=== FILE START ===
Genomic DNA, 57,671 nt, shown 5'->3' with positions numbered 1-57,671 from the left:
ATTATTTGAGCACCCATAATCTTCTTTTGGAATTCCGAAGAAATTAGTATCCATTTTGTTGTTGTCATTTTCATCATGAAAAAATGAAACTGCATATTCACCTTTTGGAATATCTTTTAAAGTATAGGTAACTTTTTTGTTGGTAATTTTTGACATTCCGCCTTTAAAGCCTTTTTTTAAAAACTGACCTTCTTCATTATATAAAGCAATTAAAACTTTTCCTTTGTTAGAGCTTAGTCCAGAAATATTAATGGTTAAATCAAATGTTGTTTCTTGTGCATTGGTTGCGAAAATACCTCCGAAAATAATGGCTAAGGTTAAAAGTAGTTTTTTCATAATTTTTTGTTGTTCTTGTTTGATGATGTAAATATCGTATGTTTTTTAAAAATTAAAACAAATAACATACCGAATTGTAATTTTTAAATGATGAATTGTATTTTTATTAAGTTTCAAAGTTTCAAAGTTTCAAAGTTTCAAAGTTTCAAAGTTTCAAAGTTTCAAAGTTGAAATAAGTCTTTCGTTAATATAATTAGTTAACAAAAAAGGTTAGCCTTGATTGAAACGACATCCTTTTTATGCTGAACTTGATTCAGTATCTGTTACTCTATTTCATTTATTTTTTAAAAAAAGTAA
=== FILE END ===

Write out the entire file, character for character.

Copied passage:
Genomic DNA, 57,671 nt, shown 5'->3' with positions numbered 1-57,671 from the left:
ATTATTTGAGCACCCATAATCTTCTTTTGGAATTCCGAAGAAATTAGTATCCATTTTGTTGTTGTCATTTTCATCATGAAAAAATGAAACTGCATATTCACCTTTTGGAATATCTTTTAAAGTATAGGTAACTTTTTTGTTGGTAATTTTTGACATTCCGCCTTTAAAGCCTTTTTTTAAAAACTGACCTTCTTCATTATATAAAGCAATTAAAACTTTTCCTTTGTTAGAGCTTAGTCCAGAAATATTAATGGTTAAATCAAATGTTGTTTCTTGTGCATTGGTTGCGAAAATACCTCCGAAAATAATGGCTAAGGTTAAAAGTAGTTTTTTCATAATTTTTTGTTGTTCTTGTTTGATGATGTAAATATCGTATGTTTTTTAAAAATTAAAACAAATAACATACCGAATTGTAATTTTTAAATGATGAATTGTATTTTTATTAAGTTTCAAAGTTTCAAAGTTTCAAAGTTTCAAAGTTTCAAAGTTTCAAAGTTTCAAAGTTGAAATAAGTCTTTCGTTAATATAATTAGTTAACAAAAAAGGTTAGCCTTGATTGAAACGACATCCTTTTTATGCTGAACTTGATTCAGTATCTGTTACTCTATTTCATTTATTTTTTAAAAAAAGTAA